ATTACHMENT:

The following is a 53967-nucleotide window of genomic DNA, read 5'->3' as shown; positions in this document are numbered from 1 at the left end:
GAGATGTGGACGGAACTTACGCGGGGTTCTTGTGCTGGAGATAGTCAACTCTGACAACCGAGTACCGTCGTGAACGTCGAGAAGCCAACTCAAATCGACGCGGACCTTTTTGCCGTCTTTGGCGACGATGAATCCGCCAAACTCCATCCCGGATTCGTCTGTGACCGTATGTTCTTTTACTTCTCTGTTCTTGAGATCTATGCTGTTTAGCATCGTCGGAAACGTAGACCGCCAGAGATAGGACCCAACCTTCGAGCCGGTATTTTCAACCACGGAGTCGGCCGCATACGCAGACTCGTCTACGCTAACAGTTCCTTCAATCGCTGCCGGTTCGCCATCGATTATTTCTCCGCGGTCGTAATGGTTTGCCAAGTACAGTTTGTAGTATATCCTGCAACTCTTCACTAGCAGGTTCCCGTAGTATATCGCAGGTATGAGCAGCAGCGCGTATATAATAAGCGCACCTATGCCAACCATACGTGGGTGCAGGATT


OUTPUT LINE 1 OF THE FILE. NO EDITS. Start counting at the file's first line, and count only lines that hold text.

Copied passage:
The following is a 53967-nucleotide window of genomic DNA, read 5'->3' as shown; positions in this document are numbered from 1 at the left end: